BW and OEConnection Work to Narrow the Computing Skills Gap

April 1, 2013

According to a January 2013 Ohio Means Jobs Report, there are more than 18,800 open computer science jobs in Ohio—12 percent of all job openings statewide. But as The New York Times noted earlier this year, there is “an alarming mismatch between the relatively small number of Americans being trained in computer science and the employment opportunities that await them.”

It's no wonder technology companies throughout Northeast Ohio and the nation find it increasingly difficult to find qualified candidates to fill these high tech positions. Just 2% of our nation’s 1.65 million college graduates received a degree in computer and information sciences in 2010, according to the National Center for Education Statistics.

"The problem extends — and arguably begins — in our high schools, which have actually decreased computer science curriculum in recent years due to budget cuts and funding issues," said Jodi L. Tims, Ph.D., chair of Baldwin Wallace University’s Mathematics and Computer Science Department. "With only 10% of high schools offering a computer programming class and only 5% of schools offering coursework at the AP level, very few students are actually gaining access to this field of study."

"The gap between skilled technology graduates and actual business need is a concern for technology companies that are looking to grow and expand. At OEConnection, we rely on a comprehensive internship program and our relationships with colleges and universities throughout Ohio to build a pipeline of talent," said OEConnection Director of Marketing and Human Resources Amy French. 

Competition Aims to Motivate High School Students

On April 16, BW's Computer Science Department, in partnership with OEConnection, a Cleveland area software company, hosted a high school programming contest aimed at identifying and motivating high school computing students. By providing a fun and challenging environment where local students put their skills into action, the annual competition focuses on students who are still considering undergraduate fields of study, before many have dismissed computer science careers as beyond their abilities or outside of their interests.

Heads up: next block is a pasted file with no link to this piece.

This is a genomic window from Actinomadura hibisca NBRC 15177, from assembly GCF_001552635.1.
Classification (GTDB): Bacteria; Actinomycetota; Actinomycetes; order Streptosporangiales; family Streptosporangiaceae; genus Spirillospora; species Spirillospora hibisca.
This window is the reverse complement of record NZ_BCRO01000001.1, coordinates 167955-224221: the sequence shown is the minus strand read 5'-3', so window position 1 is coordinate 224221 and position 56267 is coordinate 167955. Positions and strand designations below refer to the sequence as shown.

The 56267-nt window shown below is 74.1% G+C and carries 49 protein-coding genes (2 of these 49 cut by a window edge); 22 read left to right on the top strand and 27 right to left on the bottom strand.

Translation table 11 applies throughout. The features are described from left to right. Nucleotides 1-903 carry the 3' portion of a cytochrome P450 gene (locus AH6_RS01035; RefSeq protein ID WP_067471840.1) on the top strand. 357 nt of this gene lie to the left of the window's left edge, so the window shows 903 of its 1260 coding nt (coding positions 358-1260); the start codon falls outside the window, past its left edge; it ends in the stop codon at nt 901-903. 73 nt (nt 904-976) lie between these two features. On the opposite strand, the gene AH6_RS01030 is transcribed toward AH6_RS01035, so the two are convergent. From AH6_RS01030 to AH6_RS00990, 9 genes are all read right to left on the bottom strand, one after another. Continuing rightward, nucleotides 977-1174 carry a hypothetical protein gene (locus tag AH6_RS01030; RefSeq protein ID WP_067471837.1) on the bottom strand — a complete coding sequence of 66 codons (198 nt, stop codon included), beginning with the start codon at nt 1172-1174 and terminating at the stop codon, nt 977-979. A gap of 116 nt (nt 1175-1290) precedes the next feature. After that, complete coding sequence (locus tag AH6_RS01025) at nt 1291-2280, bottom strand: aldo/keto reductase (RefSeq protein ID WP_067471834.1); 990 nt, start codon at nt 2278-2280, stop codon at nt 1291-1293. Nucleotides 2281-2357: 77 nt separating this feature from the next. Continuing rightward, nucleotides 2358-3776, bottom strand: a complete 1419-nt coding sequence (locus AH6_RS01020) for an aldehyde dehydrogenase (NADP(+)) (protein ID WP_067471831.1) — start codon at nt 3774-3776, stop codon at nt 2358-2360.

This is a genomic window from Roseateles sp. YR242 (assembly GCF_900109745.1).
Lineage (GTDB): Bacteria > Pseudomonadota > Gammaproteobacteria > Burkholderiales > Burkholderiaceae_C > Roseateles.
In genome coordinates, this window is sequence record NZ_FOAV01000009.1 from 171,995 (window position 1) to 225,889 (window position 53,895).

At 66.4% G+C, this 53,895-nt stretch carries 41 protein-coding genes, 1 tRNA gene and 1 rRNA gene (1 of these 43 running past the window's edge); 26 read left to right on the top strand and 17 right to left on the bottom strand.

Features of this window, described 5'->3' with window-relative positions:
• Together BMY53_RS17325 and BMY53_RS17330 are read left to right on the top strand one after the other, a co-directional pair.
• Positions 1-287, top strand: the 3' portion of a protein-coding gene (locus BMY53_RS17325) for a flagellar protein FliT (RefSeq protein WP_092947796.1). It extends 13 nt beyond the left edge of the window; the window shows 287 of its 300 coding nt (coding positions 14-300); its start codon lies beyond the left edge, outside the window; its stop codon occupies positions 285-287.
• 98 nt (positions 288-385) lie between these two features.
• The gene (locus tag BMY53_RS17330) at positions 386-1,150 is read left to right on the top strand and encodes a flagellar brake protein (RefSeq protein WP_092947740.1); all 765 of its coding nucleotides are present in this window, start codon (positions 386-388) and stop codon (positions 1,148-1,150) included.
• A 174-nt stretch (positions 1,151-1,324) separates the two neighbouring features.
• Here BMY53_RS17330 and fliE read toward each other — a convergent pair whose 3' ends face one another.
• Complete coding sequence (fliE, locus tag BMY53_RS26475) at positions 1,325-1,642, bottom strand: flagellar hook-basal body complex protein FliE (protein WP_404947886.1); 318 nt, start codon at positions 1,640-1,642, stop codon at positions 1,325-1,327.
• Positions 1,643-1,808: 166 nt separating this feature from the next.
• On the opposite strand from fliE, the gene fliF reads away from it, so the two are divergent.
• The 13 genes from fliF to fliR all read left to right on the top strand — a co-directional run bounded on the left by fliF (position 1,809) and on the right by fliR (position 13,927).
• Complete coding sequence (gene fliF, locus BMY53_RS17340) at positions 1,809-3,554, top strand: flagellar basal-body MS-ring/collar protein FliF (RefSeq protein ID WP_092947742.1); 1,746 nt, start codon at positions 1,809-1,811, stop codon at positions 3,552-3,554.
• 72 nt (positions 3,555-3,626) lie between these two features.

Now in its tenth year, more than 675 students have participated in the competition, including BW computer science major Ben Adelson '14, who had no clue what computer science was all about until he took Intro to Programming at Solon High School.

"My interest was piqued further when I took the AP Computer Science class during my senior year of high school," Adelson said. He then put that growing interest and knowledge to the test at BW's High School Programming contest.

"It was like nothing I had experienced before," he said. "It was really cool to be able to apply your problem solving skills across many areas during the contest. My team actually ended up winning the contest that year."

Solon High School Computer Science Success Story

As the sole computer science teacher at Solon High School, Daniel McKeen said he brings as many students as he can to the competition each year to expose them to something they can’t get in the classroom: an opportunity to test their problem solving skills and work as teams, much like programmers do in the business world. In 2012, McKeen brought eight teams to Baldwin Wallace even though only three were eligible to compete. The contest usually attracts just one or two teams from each participating school.

"I could have taken more," McKeen said. "They all want to go. Every year, on the ride home from the competition, the kids are so excited and pumped up about the experience."

Solon High School is the most winning team in the competition's history, with three first-place finishes and top five rankings for seven of the last eight years. According to McKeen, his students go into the contest with an unfair advantage because he teaches Solon's AP class at the equivalent of a full year of college-level computer science.

"For whatever reason, maybe lack of enrollment or not enough teachers, the higher-level AP exam was discontinued about three years ago by the College Board," McKeen said. "I decided it was unfair to my current students, so I still teach the full curriculum for the old test even though they only test for the first half," he explained.

McKeen’s dedication to his students is paying off in other ways. In January, Solon High junior Alan Jaffee earned a perfect score on the AP Computer Science A exam, making him one of only 18 students in the world to ace the exam. McKeen has enough computing talent at Solon to bring three teams to the 2013 BW programming contest, a competition aimed at attracting students to the lucrative and rewarding computer science career path.

Nationwide Focus on K-12 Technology Education

The new sense of urgency around the IT talent shortage is not unique to Ohio. Earlier this year, President Obama said "it makes sense" to add a curriculum requirement for American high school students to learn a programming language, while the nation's leading technology geeks launched, a project to promote K-12 computer coding education in the U.S.

By 2018, Ohio is predicted to have 274,000 STEM-related jobs that companies will need to fill. So the question remains: how can the gap between computer science education and business need be filled? For now, Baldwin Wallace University, OEConnection and area high schools are quietly offering students a chance to test their computing skills and perhaps see themselves in a career field that offers phenomenal job growth, not to mention the opportunity to create something from nothing.